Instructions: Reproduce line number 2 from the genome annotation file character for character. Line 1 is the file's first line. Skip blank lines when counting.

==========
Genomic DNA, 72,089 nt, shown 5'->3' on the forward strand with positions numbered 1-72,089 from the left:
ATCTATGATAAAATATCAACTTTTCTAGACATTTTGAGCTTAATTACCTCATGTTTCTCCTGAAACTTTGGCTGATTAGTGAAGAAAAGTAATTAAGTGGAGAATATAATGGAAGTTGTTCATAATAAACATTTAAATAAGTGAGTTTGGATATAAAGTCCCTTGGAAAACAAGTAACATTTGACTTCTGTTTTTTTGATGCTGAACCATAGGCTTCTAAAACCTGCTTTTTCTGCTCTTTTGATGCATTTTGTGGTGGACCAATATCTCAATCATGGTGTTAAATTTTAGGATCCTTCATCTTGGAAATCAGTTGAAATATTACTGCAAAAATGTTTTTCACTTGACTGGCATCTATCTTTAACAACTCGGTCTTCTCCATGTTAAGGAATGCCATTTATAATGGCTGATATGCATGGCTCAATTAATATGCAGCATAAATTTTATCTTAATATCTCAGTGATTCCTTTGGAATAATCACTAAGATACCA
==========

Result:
ATCTATGATAAAATATCAACTTTTCTAGACATTTTGAGCTTAATTACCTCATGTTTCTCCTGAAACTTTGGCTGATTAGTGAAGAAAAGTAATTAAGTGGAGAATATAATGGAAGTTGTTCATAATAAACATTTAAATAAGTGAGTTTGGATATAAAGTCCCTTGGAAAACAAGTAACATTTGACTTCTGTTTTTTTGATGCTGAACCATAGGCTTCTAAAACCTGCTTTTTCTGCTCTTTTGATGCATTTTGTGGTGGACCAATATCTCAATCATGGTGTTAAATTTTAGGATCCTTCATCTTGGAAATCAGTTGAAATATTACTGCAAAAATGTTTTTCACTTGACTGGCATCTATCTTTAACAACTCGGTCTTCTCCATGTTAAGGAATGCCATTTATAATGGCTGATATGCATGGCTCAATTAATATGCAGCATAAATTTTATCTTAATATCTCAGTGATTCCTTTGGAATAATCACTAAGATACCA